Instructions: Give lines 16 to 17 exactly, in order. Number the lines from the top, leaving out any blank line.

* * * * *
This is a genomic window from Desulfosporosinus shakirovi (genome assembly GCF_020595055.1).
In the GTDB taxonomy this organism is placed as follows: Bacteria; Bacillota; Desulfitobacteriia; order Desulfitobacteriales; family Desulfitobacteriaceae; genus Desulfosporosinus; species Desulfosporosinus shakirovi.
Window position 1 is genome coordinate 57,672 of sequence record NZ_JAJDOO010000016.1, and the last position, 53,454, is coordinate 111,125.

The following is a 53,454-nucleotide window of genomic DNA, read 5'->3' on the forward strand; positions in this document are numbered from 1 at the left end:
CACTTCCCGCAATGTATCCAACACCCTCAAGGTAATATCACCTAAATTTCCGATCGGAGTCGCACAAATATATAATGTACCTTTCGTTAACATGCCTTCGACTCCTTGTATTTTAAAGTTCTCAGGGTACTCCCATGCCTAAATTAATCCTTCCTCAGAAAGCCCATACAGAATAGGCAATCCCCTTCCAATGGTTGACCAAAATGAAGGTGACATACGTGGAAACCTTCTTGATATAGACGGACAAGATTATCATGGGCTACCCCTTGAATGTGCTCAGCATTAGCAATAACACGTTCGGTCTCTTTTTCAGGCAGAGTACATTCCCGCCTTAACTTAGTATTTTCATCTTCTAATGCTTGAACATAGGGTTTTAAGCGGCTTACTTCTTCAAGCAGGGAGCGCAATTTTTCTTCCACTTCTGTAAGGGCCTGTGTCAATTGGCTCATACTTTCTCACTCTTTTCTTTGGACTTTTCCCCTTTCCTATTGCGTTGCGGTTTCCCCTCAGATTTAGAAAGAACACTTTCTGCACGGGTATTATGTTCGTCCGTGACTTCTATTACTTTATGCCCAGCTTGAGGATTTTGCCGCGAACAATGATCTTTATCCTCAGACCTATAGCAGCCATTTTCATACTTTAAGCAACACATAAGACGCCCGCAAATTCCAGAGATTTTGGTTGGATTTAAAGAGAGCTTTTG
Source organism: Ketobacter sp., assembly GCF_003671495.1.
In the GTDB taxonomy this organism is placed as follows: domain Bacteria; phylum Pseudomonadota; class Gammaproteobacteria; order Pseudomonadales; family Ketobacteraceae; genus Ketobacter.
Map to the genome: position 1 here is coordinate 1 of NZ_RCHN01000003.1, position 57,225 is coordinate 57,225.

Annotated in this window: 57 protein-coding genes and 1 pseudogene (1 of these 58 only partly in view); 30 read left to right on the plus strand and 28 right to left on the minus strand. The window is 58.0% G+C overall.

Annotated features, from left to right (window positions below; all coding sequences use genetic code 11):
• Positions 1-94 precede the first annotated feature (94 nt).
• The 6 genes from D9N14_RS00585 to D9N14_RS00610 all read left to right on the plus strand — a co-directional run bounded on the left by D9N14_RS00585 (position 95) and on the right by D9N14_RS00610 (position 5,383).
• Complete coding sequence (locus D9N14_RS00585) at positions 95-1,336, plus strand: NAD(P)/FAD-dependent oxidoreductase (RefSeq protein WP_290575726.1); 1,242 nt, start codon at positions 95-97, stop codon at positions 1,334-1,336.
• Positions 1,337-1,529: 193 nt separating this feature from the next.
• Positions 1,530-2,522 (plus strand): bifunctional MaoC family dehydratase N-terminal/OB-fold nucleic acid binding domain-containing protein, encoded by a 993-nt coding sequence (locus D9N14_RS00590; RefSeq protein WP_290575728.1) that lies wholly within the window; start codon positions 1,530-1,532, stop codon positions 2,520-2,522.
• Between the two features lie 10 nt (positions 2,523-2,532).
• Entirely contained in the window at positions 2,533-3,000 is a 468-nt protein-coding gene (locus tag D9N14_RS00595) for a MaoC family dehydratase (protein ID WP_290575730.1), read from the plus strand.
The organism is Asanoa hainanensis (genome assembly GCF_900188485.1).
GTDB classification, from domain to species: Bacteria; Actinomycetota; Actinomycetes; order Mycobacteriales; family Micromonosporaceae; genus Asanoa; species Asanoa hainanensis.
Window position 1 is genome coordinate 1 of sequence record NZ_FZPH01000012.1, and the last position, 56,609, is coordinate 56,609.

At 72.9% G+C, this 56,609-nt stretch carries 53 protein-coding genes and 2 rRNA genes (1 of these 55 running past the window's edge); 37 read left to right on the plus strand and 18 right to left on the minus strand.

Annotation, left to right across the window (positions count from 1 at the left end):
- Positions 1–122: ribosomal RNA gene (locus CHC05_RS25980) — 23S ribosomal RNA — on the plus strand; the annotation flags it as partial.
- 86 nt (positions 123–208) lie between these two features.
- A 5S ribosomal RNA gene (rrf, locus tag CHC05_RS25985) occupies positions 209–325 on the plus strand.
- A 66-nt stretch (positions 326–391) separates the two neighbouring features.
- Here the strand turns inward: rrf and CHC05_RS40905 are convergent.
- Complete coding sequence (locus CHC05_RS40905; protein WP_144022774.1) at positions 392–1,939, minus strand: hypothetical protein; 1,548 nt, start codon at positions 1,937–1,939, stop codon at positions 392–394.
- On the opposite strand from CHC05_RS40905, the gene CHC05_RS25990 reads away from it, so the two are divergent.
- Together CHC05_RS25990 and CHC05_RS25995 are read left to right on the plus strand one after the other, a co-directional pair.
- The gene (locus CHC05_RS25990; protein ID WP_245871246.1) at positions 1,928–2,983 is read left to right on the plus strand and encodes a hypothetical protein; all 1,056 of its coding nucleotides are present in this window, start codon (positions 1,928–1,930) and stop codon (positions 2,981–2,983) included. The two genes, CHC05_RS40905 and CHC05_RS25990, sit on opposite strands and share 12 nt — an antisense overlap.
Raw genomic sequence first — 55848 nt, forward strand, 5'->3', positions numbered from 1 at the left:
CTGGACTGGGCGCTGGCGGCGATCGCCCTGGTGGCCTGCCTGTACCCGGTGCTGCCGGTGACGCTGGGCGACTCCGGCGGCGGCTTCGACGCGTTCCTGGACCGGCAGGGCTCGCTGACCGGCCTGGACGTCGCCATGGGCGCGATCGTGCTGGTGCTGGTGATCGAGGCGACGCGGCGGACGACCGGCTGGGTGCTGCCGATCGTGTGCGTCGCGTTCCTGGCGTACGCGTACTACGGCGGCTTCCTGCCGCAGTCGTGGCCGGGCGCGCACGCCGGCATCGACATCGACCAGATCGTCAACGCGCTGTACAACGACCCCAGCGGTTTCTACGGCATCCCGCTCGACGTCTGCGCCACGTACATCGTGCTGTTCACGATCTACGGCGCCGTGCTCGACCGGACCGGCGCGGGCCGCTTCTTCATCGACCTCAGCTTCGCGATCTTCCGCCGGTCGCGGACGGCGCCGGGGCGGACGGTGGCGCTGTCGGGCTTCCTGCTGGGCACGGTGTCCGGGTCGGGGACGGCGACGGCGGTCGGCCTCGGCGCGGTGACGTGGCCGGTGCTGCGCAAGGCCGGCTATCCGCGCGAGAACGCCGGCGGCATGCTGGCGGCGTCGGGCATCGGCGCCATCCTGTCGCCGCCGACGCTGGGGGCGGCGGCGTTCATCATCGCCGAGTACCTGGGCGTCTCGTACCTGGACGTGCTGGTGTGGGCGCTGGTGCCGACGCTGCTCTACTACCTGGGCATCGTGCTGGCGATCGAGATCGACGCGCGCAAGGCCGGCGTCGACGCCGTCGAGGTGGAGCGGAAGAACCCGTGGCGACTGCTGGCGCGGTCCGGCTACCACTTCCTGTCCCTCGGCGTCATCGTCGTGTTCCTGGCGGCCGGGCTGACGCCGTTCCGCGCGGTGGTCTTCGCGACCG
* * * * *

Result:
• Between the two features lie 10 nt (positions 2,523-2,532).
• Entirely contained in the window at positions 2,533-3,000 is a 468-nt protein-coding gene (locus tag D9N14_RS00595) for a MaoC family dehydratase (protein ID WP_290575730.1), read from the plus strand.